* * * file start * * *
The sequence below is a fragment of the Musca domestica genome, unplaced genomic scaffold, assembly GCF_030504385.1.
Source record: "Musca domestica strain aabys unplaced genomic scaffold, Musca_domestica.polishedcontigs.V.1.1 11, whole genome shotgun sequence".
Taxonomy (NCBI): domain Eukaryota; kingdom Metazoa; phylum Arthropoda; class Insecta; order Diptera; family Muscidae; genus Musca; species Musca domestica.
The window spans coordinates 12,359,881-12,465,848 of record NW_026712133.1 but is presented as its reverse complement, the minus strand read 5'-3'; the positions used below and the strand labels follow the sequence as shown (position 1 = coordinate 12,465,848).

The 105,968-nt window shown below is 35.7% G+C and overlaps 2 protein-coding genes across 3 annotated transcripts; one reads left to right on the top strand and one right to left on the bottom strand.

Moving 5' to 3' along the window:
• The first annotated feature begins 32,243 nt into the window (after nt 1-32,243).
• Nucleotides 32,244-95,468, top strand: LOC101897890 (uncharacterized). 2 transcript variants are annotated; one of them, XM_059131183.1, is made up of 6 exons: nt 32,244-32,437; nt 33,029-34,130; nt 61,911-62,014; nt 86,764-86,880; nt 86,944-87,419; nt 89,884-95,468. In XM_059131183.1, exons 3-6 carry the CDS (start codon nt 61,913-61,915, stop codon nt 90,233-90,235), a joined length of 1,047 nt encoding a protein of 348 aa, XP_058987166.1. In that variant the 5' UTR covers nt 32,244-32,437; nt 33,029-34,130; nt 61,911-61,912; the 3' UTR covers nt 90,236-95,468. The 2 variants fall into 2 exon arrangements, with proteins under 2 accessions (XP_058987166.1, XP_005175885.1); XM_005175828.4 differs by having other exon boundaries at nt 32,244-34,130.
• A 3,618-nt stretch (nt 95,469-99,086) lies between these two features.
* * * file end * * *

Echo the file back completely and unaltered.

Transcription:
The sequence below is a fragment of the Musca domestica genome, unplaced genomic scaffold, assembly GCF_030504385.1.
Source record: "Musca domestica strain aabys unplaced genomic scaffold, Musca_domestica.polishedcontigs.V.1.1 11, whole genome shotgun sequence".
Taxonomy (NCBI): domain Eukaryota; kingdom Metazoa; phylum Arthropoda; class Insecta; order Diptera; family Muscidae; genus Musca; species Musca domestica.
The window spans coordinates 12,359,881-12,465,848 of record NW_026712133.1 but is presented as its reverse complement, the minus strand read 5'-3'; the positions used below and the strand labels follow the sequence as shown (position 1 = coordinate 12,465,848).

The 105,968-nt window shown below is 35.7% G+C and overlaps 2 protein-coding genes across 3 annotated transcripts; one reads left to right on the top strand and one right to left on the bottom strand.

Moving 5' to 3' along the window:
• The first annotated feature begins 32,243 nt into the window (after nt 1-32,243).
• Nucleotides 32,244-95,468, top strand: LOC101897890 (uncharacterized). 2 transcript variants are annotated; one of them, XM_059131183.1, is made up of 6 exons: nt 32,244-32,437; nt 33,029-34,130; nt 61,911-62,014; nt 86,764-86,880; nt 86,944-87,419; nt 89,884-95,468. In XM_059131183.1, exons 3-6 carry the CDS (start codon nt 61,913-61,915, stop codon nt 90,233-90,235), a joined length of 1,047 nt encoding a protein of 348 aa, XP_058987166.1. In that variant the 5' UTR covers nt 32,244-32,437; nt 33,029-34,130; nt 61,911-61,912; the 3' UTR covers nt 90,236-95,468. The 2 variants fall into 2 exon arrangements, with proteins under 2 accessions (XP_058987166.1, XP_005175885.1); XM_005175828.4 differs by having other exon boundaries at nt 32,244-34,130.
• A 3,618-nt stretch (nt 95,469-99,086) lies between these two features.